Cabin rentals in Vermont
Book unique cabins, vacation rentals, and more on Airbnb
Top-rated cabin rentals in Vermont
Guests agree: these vacation rentals are highly rated for location, cleanliness, and more.
- Entire cabin
Nestled on 13 acres of the Green Mountain National Forest, Roaring Brook Cabin offers all the privacy, peace and solitude you'd expect from a log cabin in the woods. Watch the sun rise over the mountains, or enjoy your morning coffee on the balcony while listening to the sound of the roaring brook. Maybe take a stroll on the access trail into the forest, located right on the property. No matter the reason for your visit, there is plenty for everyone at Roaring Brook Cabin.
- Entire cabin
Take your mountain gear out of storage and prepare for the epicenter of outdoor recreation in Morristown! With a new hot tub, updated amenities, and contemporary rustic decor, this 1-bed + loft, 1-bath vacation rental encompasses cozy living in style. Enjoy meditative moments on the deck or easy access to snowmobiling trails. During the day, satisfy your adventurous spirit just 7 miles from the cabin at Elmore State Park or venture further out to shred the Ski Capital of the East at Stowe!
- Entire cabin
Come stay in our sparkling clean, renovated log cabin in the woods with beautiful views of river, mountains and stars. Located by the charming village of Williamsville, close to historic Newfane village, 12 miles from Mount Snow for skiing, and right on the refreshingly cool and clear Rock River. It's the perfect place for a romantic getaway, a family vacation or quality times with dear friends. Just installed: outdoor hot tub with views of mountains, river and lots of open sky above.
Christmas cabin rentals in Vermont
Cabin rentals with jacuzzis in Vermont
Cabin rentals with pools in Vermont
Your guide to Vermont
Welcome to Vermont
This creative independence-prizing state unfurls dreamy beauty at every turn, from snowy mountains to emerald fields, and the bright kaleidoscope of fall foliage behind white church spires, not to mention scarlet barns and the country’s densest patch of covered bridges. The romance of small-town New England lies around every bend. Soaking up the scenery remains a huge draw in Vermont. But visitors also ski in Stowe, Killington, and Mad River Glen. Cross-country fans and snowshoers can hit the 300-mile Catamount Trail and one of the East Coast’s premier recreational networks, the Kingdom Trails, stretching over private lands. In warmer seasons, the route remains popular among hikers and horseback riders. Make sure to stay fueled up with some of the state’s outstanding specialties, which range from cheese to craft brews.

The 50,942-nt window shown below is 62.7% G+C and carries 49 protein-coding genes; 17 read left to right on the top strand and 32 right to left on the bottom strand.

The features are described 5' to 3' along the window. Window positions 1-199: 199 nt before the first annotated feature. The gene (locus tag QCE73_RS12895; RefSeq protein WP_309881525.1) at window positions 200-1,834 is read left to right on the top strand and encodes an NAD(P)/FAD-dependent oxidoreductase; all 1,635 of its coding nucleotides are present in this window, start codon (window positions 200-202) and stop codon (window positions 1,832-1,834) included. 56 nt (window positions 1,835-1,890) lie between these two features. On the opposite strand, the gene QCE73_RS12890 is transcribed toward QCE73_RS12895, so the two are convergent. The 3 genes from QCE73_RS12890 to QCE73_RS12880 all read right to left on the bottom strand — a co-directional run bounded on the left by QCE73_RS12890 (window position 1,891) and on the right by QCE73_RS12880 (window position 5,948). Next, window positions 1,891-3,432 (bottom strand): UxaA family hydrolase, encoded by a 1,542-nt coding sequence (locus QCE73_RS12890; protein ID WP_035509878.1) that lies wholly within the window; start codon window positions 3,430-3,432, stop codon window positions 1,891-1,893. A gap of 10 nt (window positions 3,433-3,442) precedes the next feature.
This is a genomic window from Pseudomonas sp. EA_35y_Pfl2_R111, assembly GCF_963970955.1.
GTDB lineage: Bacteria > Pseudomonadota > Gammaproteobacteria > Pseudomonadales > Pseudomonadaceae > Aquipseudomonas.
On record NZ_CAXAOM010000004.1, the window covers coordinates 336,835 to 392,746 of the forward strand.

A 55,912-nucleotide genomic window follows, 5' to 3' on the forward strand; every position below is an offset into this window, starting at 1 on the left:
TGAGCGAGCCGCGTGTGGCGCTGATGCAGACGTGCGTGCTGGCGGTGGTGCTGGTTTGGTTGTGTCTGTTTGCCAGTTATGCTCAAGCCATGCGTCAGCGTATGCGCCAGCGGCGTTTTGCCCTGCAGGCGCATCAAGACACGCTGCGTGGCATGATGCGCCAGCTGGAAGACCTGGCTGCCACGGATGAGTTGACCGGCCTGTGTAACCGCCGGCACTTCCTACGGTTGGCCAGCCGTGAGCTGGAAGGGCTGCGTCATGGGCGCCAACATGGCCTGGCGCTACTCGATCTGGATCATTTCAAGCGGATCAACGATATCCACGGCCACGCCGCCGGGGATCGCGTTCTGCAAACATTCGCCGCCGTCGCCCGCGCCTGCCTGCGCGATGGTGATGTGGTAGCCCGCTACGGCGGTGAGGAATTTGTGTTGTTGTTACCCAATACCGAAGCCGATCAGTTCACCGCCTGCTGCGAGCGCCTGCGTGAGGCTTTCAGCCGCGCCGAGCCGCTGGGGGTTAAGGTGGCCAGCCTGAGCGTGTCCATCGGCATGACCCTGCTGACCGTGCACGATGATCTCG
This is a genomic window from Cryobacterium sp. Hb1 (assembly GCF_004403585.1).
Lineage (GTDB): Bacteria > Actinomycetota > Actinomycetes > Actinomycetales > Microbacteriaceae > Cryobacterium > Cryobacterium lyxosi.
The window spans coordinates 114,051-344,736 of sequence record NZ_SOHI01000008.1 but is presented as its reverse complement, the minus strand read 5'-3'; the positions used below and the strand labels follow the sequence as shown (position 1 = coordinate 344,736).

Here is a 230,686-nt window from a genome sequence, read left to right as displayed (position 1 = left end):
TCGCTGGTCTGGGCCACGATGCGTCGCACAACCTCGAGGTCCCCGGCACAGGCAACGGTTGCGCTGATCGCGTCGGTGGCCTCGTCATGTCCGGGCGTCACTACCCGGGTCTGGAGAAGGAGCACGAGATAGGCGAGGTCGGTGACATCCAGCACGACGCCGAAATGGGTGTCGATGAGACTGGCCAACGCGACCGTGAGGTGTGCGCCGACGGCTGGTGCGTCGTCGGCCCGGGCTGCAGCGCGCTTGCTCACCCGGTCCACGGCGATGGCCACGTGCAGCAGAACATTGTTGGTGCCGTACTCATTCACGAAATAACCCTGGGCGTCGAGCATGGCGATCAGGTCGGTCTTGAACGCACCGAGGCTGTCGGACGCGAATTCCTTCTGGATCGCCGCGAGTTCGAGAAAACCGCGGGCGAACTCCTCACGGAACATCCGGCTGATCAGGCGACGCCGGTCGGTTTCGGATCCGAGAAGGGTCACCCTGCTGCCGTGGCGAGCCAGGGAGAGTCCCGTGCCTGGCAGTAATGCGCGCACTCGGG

When is the best time to stay in a vacation rental in Vermont?
Locals like to joke that northern New England has just two seasons: winter and August. That said, May to mid-October brings pleasant temperatures, while avoiding winter’s snow and the worst of the mud season in April. Fans of snow sports should book one of the state’s cabin rentals for February, when the Stowe Derby pits downhill skis against cross-country ones (the route requires both, but participants must pick just one). Spring also shepherds in the Vermont Maple Festival, while July showcases the state’s cheesemaking prowess (expect samples of chocolate, beer, wine, and spirits too). Catch acclaimed chamber musicians during summer’s Marlboro Music Festival and the state fair in mid-September. Leaf-peeping kicks off from then and runs through October: check a foliage forecaster for the peak splendor.
What are the top things to do in Vermont?
Brookfield Floating Bridge
Since 1820, one of America’s only floating bridges has spanned Sunset Lake here, 53 miles southeast of Burlington. Now in its eighth iteration, it forms part of Route 65, is fully accessible, and relies on modern materials like durable fiber-reinforced polymer pontoons. Timber decking preserves its historic look and makes for a picturesque stop.
A folk artist built this celebration to man’s best friend in 2000, following a grave illness and two-month coma. Styled like an 1820 white-steepled village church, it sits among the pastures and rolling mountains of St. Johnsbury, Vermont. Light from canine-themed stained glass spills across dog carvings, as well as notes and photos of visitors’ beloved pups. It also provides treats for any dogs tagging along, who can run, swim, and explore the property’s obstacle course sans leashes. Volunteers maintain this free attraction, which welcomes “All creeds, all breeds. No dogmas allowed.”
The Robert Frost Interpretive Trail
Take the road less traveled — or rather this National Recreation Trail in the Green Mountain National Forest. Poems by Robert Frost feature along this easy, flat 1.2-mile loop, running through woods, fields, and berry patches. Wheelchair users can access the first third of a mile, where a boardwalk crosses a beaver pond.